Why Haas's impressive F1 testing form has even Hamilton surprised

The best sign of the Haas Formula 1 team's impressive pre-season is reigning world champion Lewis Hamilton labelling the American team a "shock"

Why Haas's impressive F1 testing form has even Hamilton surprised

Kevin Magnussen was sixth fastest in pre-season testing despite only using supersoft tyres, as those ahead of him set their quickest times on hypersofts, which are two steps softer in Pirelli's 2018 range.

Magnussen's 1m18.360s, set on the penultimate day of testing, was less than 1.2 seconds slower than Ferrari's Barcelona pacesetter Sebastian Vettel.

Fastest testing times

Pos Team Time Tyre
1 Ferrari 01m17.182s Hypersoft
2 McLaren 01m17.784s Hypersoft
3 Red Bull 01m18.047s Hypersoft
4 Renault 01m18.092s Hypersoft
5 Haas 01m18.360s Supersoft
6 Toro Rosso 01m18.363s Hypersoft
7 Mercedes 01m18.400s Ultrasoft
8 Force India 01m18.967s Hypersoft
9 Sauber 01m19.118s Hypersoft
10 Williams 01m19.189s Soft

Pirelli's estimated performance steps between compounds cannot factor in things like fuel loads and teams' programmes as accurately as the tyre supplier would like, but it is unlikely Haas would have been 1.3s quicker and outpaced Ferrari on supposed tyre-corrected times.

However, that does not make Haas's testing performance unimpressive.

Magnussen's time came on the second of three flying laps, each separated by a 'cool down' to prepare the tyres, during a nine-lap run.

That compares to Vettel's 1m17.182s on the second of two flying laps in a six-lap run just 15 minutes after Magnussen's best. So, fuel loads did not necessarily flatter Haas and track conditions were not a defining factor.

How each team set its fastest lap

The length of the stint each team set its fastest lap in

Magnussen proved it was not a one-off with four more laps within a couple of tenths of his best. He never hooked up his best sectors either: his perfect lap would have been an even faster 1m18.114s.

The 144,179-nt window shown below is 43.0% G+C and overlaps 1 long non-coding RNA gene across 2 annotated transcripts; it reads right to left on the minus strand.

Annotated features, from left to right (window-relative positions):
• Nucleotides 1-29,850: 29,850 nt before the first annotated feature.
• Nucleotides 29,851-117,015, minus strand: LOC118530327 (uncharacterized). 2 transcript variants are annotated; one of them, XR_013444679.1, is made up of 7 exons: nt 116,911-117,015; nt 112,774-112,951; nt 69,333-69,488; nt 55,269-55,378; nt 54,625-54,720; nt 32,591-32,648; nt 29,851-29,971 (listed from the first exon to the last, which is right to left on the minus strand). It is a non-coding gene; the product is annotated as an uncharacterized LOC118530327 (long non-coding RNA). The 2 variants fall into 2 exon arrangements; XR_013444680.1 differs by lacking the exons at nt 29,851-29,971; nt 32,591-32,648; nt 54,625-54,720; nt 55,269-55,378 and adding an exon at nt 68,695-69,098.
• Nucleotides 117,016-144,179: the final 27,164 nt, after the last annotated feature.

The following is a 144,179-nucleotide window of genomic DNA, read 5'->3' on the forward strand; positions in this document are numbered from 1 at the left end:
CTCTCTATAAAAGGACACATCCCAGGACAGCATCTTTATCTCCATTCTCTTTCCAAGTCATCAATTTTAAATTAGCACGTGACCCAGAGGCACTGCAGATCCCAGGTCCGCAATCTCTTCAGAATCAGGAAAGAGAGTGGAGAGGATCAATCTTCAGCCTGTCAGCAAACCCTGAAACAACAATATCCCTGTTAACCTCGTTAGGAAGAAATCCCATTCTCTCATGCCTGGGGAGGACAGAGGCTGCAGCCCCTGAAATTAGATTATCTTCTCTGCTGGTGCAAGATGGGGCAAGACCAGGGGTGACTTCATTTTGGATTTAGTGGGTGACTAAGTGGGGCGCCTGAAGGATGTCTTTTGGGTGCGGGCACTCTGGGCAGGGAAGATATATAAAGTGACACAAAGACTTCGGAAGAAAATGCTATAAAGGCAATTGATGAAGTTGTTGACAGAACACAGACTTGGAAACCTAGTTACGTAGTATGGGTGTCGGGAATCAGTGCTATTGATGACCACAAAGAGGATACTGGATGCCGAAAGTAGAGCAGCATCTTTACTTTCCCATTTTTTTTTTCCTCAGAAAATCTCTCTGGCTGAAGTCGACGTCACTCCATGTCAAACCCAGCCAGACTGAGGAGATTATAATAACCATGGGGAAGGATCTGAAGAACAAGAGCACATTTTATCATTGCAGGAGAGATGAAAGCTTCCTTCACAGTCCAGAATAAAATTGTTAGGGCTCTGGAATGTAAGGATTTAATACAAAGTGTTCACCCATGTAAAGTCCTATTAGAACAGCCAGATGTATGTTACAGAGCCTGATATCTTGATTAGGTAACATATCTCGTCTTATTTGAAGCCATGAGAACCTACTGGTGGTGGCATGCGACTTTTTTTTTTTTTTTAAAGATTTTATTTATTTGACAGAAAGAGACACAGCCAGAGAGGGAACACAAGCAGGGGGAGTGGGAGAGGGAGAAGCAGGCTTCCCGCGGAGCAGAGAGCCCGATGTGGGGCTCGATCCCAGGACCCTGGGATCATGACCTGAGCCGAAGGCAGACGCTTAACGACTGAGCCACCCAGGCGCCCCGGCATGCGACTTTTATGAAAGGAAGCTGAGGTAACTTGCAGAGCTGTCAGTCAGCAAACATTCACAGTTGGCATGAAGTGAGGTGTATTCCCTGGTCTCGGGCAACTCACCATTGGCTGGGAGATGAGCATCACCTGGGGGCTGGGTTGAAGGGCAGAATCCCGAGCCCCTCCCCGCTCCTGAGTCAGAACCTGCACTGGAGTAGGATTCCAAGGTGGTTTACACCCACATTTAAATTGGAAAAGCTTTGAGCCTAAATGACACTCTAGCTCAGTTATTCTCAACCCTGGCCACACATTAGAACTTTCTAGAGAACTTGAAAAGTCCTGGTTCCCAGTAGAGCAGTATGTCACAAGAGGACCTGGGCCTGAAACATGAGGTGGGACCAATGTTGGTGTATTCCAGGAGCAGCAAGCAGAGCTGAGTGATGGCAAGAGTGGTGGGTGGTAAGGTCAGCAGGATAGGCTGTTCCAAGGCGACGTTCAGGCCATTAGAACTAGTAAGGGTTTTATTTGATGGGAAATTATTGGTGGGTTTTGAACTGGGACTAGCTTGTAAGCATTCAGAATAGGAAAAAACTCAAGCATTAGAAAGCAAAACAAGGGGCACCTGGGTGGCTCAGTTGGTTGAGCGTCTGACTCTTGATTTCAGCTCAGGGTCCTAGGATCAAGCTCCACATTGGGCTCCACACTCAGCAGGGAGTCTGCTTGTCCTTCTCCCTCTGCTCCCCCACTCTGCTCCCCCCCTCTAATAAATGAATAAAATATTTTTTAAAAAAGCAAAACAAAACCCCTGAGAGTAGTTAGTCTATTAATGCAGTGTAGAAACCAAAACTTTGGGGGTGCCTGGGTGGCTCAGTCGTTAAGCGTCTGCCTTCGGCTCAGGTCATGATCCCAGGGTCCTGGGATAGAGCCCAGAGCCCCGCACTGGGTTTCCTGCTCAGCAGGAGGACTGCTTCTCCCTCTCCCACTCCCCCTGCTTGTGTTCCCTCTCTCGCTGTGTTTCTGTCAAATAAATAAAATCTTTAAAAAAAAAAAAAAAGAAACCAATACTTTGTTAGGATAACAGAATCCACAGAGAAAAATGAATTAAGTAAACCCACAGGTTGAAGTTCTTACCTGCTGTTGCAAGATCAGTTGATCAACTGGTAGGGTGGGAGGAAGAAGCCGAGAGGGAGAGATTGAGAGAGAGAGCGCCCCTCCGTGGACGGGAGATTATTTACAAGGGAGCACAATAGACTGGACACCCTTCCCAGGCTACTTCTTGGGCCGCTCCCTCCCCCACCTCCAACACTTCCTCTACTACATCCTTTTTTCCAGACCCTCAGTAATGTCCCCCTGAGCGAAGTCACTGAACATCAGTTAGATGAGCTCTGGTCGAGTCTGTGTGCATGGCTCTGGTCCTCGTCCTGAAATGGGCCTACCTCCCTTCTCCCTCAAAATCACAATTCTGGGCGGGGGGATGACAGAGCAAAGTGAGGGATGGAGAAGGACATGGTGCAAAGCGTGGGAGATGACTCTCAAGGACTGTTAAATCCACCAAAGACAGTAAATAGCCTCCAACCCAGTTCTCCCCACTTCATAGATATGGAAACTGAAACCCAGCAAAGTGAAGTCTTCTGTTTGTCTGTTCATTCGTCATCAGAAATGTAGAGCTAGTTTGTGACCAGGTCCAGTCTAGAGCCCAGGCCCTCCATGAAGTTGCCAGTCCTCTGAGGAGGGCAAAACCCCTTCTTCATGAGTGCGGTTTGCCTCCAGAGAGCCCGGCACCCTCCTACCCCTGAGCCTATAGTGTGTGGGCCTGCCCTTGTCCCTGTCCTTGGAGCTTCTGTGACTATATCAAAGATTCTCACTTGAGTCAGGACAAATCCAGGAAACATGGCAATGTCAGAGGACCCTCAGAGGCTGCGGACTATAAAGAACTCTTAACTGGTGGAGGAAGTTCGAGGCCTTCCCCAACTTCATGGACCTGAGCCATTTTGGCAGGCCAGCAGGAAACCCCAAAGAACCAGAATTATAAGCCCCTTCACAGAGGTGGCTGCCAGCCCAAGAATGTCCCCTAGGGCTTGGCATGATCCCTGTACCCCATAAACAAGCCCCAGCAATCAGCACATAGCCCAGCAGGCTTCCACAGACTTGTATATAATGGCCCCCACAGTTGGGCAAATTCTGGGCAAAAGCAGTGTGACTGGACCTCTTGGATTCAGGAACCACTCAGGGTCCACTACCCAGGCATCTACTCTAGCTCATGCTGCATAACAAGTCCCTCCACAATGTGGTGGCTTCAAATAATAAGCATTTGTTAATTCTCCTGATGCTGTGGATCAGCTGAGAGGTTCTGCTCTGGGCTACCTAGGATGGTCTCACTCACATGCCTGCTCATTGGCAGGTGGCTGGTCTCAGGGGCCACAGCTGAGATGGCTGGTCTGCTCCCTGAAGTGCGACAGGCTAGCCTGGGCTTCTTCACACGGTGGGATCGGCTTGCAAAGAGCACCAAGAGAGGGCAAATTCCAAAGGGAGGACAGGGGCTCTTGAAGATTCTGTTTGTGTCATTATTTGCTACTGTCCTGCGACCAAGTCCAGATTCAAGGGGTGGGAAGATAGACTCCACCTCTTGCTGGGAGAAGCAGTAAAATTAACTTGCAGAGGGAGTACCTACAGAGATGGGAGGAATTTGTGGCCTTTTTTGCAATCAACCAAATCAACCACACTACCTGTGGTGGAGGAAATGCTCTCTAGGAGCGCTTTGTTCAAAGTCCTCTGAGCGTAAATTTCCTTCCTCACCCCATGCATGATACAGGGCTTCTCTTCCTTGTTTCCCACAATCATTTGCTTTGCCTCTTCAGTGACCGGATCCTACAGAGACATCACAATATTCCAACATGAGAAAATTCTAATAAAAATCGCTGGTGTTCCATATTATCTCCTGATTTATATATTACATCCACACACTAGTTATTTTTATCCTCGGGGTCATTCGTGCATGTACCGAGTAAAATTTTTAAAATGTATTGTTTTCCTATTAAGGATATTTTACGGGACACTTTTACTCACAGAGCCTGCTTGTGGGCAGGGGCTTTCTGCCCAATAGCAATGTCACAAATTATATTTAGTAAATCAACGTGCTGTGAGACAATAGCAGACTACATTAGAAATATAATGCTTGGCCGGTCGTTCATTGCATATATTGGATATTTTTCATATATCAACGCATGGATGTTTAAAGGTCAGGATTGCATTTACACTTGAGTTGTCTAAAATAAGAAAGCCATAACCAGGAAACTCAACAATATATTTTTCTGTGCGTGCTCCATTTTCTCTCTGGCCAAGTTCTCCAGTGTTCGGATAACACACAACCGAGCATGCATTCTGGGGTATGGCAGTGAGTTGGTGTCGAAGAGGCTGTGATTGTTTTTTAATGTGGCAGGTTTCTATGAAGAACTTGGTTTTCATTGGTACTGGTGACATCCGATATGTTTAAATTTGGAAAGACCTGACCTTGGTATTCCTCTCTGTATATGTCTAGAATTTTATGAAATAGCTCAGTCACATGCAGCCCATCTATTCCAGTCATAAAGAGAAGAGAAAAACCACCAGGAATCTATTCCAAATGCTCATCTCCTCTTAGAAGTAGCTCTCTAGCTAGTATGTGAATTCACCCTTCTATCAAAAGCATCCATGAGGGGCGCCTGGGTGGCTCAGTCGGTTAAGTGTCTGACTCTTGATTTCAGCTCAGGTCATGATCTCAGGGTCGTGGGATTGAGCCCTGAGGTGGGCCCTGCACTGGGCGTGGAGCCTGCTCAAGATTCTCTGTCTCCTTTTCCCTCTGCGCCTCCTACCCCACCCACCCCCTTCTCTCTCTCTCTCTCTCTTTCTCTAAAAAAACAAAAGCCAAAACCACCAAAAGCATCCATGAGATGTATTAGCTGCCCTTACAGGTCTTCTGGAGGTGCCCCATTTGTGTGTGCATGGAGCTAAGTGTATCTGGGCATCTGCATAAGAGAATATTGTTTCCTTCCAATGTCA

This reinforces why Hamilton described Haas as "very, very fast", although his claim that "I think you're going to see Haas up there this year" requires further scrutiny.

What "up there" means exactly, only Hamilton knows, but Autosport's analysis of each team's race simulations roughly places Haas at the sharp end of the midfield, 1.3s a lap slower than the benchmark Mercedes drivers.

That means a repeat of Romain Grosjean's excellent sixth place in qualifying in Australia last year is possible and could be backed up in the race.

Haas has put itself in a strong position considering recovering giants McLaren and Renault and last year's best-of-the-rest Force India are the favourites to win a tight midfield battle.

Updates are expected for all three of those teams in Melbourne, whereas team boss Gunther Steiner has said "nothing big" will come for Haas, so the midfield picture may yet change from testing.

However, the suggestion Haas is only trying to make hay while others misfire early on may prove to be unfair.

Grosjean is adamant Haas has benefitted from its early switch of focus to the 2018 car, which he feels much more in control of.

He enjoyed a confidence that was evidently missing last year, and insisted the brake problems that have dominated his time with Haas have been solved thanks to a permanent switch to Carbone Industrie.

Team-mate Magnussen said building a good car is not the question mark over Haas now, execution is, and the indication from testing is Haas does know how to make this package work.

Now comes the harder task of doing it when it counts.

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Series Formula 1
Drivers Lewis Hamilton
Teams Haas F1 Team
Author Scott Mitchell
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